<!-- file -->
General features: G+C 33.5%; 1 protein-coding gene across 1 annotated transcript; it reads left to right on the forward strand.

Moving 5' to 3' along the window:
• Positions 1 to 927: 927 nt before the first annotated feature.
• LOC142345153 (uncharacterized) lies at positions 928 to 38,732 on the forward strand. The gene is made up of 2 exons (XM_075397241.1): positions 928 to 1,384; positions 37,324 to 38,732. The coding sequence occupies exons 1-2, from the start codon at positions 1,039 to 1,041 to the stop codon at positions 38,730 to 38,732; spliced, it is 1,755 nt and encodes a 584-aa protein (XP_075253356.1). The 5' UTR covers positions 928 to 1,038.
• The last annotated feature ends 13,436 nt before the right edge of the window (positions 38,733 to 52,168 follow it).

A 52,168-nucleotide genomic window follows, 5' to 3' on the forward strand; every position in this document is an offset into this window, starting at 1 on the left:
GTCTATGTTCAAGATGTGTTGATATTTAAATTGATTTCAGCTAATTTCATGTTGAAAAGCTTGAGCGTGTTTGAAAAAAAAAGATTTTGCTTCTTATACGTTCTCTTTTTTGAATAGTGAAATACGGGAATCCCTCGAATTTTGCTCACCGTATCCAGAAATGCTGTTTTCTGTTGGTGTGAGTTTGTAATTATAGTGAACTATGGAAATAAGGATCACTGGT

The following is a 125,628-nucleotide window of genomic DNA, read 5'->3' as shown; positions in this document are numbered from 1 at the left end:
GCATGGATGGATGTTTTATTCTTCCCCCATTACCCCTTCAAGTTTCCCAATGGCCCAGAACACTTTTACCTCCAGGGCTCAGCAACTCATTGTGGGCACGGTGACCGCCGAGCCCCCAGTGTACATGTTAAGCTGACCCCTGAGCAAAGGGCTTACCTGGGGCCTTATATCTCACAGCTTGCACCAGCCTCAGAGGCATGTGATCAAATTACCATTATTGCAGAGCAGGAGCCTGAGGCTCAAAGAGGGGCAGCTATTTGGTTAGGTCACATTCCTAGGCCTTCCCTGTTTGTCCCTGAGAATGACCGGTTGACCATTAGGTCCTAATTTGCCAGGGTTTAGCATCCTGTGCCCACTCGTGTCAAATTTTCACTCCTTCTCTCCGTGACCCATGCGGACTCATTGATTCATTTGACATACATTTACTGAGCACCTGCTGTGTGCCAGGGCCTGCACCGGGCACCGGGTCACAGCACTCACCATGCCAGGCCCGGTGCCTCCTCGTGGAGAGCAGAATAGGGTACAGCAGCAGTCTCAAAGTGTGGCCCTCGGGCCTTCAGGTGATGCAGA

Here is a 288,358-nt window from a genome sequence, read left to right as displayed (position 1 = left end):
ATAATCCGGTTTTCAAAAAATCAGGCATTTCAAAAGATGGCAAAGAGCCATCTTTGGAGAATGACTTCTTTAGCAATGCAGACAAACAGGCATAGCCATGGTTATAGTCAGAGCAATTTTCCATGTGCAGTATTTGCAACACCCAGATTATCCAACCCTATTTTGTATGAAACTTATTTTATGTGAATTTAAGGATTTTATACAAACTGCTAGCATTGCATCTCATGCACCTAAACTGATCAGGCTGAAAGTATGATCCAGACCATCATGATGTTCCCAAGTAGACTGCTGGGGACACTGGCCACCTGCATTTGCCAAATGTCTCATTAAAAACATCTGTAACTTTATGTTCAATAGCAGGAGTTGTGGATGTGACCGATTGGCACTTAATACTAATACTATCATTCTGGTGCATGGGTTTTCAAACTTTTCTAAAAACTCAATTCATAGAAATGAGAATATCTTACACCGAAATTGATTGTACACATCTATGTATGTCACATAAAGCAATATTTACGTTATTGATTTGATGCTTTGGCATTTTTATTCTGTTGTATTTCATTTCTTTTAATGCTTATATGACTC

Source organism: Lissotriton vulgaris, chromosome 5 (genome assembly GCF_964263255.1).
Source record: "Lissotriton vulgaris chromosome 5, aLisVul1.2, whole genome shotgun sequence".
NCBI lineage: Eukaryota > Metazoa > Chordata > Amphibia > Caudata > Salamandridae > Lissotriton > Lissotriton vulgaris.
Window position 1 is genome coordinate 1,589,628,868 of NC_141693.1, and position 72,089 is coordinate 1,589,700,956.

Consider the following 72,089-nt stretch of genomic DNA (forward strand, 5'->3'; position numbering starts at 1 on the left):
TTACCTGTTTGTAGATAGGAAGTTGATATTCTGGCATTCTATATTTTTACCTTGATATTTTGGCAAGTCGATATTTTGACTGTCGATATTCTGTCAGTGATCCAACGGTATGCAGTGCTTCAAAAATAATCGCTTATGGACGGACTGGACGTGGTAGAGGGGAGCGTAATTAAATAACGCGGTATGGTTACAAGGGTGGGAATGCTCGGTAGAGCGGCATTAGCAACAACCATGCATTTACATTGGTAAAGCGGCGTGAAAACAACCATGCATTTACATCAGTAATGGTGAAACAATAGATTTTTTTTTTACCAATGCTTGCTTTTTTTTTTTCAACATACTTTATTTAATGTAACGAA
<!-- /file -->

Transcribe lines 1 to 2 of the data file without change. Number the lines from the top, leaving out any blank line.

General features: G+C 33.5%; 1 protein-coding gene across 1 annotated transcript; it reads left to right on the forward strand.

Moving 5' to 3' along the window: